A late 20th century Suzani hanging from Uzbekistan. Circa 1980.
Silk embroidery on cotton burgundy coloured ground.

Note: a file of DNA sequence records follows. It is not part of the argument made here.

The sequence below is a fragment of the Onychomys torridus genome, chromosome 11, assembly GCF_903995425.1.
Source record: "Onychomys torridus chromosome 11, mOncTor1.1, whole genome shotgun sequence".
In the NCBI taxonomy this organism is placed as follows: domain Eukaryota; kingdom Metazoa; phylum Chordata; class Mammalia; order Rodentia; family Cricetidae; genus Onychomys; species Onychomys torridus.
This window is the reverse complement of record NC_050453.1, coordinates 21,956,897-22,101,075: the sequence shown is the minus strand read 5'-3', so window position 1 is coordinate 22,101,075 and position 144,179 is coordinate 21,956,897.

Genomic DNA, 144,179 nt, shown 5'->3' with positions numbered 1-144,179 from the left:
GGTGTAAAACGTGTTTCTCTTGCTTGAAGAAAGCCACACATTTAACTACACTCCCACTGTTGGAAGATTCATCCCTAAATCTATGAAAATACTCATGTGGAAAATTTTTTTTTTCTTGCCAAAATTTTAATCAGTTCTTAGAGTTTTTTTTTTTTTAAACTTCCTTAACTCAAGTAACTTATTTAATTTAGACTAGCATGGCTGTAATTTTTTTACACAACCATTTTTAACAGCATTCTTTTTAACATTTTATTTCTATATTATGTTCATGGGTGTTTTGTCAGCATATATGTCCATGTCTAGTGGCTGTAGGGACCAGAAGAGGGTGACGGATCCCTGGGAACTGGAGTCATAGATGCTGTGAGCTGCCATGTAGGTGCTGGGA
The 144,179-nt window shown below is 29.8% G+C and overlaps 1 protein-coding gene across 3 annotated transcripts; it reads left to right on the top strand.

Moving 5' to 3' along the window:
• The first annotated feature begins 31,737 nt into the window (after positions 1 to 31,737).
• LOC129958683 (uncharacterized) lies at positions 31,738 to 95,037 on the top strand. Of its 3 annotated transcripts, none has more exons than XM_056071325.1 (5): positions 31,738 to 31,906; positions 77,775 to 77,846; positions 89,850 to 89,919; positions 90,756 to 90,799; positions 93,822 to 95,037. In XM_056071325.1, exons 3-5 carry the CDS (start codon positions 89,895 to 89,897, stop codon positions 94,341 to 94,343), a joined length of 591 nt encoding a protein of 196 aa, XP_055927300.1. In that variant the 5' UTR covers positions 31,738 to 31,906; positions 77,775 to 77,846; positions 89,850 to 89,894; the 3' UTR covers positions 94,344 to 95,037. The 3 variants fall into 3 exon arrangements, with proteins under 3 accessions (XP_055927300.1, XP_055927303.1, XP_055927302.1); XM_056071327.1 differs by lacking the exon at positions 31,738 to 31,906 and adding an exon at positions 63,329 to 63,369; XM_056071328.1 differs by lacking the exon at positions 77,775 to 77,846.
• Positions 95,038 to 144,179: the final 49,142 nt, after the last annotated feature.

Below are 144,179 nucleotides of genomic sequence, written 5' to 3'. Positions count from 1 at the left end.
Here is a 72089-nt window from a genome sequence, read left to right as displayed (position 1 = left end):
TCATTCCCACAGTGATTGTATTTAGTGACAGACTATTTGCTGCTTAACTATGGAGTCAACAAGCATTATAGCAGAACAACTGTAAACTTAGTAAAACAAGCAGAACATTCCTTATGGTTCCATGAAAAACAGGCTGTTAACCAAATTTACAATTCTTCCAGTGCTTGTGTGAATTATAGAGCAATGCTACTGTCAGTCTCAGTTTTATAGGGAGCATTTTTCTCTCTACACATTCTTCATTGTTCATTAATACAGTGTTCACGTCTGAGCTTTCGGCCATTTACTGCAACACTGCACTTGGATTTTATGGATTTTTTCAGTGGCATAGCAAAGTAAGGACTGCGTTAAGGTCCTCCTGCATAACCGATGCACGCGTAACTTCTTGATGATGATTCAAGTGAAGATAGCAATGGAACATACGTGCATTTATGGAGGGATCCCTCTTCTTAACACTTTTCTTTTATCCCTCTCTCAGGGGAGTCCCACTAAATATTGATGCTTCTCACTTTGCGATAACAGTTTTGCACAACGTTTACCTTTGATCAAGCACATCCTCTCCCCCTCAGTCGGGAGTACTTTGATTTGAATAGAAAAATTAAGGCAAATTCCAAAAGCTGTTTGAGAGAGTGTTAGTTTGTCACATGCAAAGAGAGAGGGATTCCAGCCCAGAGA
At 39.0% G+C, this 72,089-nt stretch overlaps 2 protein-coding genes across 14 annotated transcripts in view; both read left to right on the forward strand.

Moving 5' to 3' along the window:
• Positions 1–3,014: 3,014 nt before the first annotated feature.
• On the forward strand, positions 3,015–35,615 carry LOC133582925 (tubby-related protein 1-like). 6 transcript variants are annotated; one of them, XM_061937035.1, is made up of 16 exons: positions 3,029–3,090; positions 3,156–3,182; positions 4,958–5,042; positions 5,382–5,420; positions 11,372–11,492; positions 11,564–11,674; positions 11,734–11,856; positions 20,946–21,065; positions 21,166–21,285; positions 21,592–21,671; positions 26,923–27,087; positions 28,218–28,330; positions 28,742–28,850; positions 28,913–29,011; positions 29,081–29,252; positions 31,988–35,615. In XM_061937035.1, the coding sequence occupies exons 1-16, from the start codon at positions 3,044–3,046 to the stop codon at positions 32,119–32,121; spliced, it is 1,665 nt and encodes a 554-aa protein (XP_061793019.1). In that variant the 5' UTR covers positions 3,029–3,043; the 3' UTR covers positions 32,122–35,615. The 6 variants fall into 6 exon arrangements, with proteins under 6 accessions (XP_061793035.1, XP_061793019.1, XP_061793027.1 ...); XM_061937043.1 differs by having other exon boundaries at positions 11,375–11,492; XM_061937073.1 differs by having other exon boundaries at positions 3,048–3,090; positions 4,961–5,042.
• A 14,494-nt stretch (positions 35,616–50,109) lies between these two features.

Uzbek Suzani (Persian: ‘needle’) is a traditional Central Asian embroidered tapestry made on silk, velvet or cotton cloth. Since ancient times suzanis have been integral parts of the common home interior decoration in the region. They also served as talismans. The largest ones – 2-3 meters in length and about 2 meters in width – were usually hung in homes to mark family festive occasions. Suzanis were always made by women, including brides whose needlework was the most colorful, as a rule. A suzani design signifies a happy marriage and so is very important. An ordinary Central Asian girl started embroidering her suzani at the age of 10-12 and had to finish it by her wedding day, leaving one of the designs of it incomplete – a sign that she wanted to have a daughter who would go on making suzanis in the future. Embroidery skills were highly valued in Central Asia in the past.